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Wednesday, 26 April 2017 09:31 am

Street opera captivates CubaDupa crowd with feathers fly

A typically quiet alley transformed was into a bustling theatre as Cuba Dupa’s street opera Renard the Fox captivated audiences throughout the weekend.

The collaboration of professional opera singers, orchestra and circus acrobats came together to tell the old folk story.

Director Jacqui Coats was excited to see the whole thing come together.

“I think it went really well. The performance was fantastic and really positive for people that haven’t seen a street opera before,” she said.

“There was a real mix of an audience, and as Cuba Dupa is a family event we had an audience you wouldn’t normally get. They really enjoyed it.”

Coats has directed her own shows and been an assistant director for several New Zealand Opera productions for more than a decade, including New Zealand Opera’s La Traviata.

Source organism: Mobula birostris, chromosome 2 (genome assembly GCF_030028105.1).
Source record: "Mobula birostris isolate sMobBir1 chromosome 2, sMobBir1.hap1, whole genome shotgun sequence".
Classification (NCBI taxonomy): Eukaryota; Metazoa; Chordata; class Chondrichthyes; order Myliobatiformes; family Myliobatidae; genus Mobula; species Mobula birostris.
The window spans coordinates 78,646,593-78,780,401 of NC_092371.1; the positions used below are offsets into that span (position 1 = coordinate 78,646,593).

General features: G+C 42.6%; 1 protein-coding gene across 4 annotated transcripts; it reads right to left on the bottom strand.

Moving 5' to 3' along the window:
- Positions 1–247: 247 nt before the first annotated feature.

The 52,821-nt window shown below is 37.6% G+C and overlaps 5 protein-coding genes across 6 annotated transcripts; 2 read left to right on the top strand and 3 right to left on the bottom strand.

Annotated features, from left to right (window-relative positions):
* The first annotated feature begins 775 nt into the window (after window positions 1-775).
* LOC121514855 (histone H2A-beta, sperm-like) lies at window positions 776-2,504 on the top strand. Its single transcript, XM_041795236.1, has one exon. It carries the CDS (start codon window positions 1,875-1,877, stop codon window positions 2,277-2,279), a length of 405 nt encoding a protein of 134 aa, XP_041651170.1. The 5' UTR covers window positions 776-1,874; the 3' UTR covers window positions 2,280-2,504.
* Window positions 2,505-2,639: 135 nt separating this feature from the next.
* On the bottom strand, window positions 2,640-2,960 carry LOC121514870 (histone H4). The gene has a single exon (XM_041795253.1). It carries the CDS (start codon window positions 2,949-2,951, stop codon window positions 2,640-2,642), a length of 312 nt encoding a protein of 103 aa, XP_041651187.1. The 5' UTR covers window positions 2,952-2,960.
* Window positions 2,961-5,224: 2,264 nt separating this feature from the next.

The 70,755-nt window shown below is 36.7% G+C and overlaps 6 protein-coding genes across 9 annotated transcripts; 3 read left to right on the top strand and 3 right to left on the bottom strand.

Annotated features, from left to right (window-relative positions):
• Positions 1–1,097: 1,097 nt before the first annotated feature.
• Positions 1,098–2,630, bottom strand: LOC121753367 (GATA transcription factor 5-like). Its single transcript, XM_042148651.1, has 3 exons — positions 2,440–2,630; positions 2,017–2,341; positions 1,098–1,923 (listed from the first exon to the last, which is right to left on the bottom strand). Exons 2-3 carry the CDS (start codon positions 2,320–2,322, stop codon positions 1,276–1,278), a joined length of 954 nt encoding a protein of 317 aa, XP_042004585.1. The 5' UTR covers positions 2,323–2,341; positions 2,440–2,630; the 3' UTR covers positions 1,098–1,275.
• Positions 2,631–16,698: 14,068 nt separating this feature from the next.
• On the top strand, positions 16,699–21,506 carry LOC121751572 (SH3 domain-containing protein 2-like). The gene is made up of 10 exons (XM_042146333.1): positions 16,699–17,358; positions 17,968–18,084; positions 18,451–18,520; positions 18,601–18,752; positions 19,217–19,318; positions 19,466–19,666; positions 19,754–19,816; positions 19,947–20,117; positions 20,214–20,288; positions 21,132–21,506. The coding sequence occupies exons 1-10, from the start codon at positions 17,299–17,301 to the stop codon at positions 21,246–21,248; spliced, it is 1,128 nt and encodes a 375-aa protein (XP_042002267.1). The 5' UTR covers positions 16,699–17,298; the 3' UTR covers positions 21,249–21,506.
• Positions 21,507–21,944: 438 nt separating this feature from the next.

Orchestra Wellington came up with idea of performing Renard the Fox because they didn’t think it had been done in New Zealand before.

The old folk story written by Russian composer Igor Stravisnky in 1916 tells the tale of a deceptive fox (Renard) who tries to trick the Cock into coming down off his perch so he can eat him.

The Cock is captured by the Fox, but his friends the Cat and the Ram come to rescue him.

He is then lured for a second time from his perch, and the Cat and the Ram kill the Fox and the trio sing and dance.

Circus performers from the Te Auaha New Zealand Institute of Applied Creativity dressed in Edwardian masquerade were perched up high on surrounding windowsills of the courtyard.

The sleeping Cock (Pascal Ackerman) was high up on his roost while Renard the Fox (Tanya Drewer) was carried in on his throne by his foxy minions.

Orchestra Wellington and four professional opera singers including James Clayton and Richard Greage brought the act to life in a vibrant musical narrative.

“It’s the first time I’ve ever worked with circus performers and although I have done outdoor shows before, I haven’t directed a street performance,” Coats said.

The act was performed three times in Hannah’s Courtyard on Eva and Leeds Street on Saturday and was performed as the opening parade and then twice on the Sunday.

 

 

 

 

 

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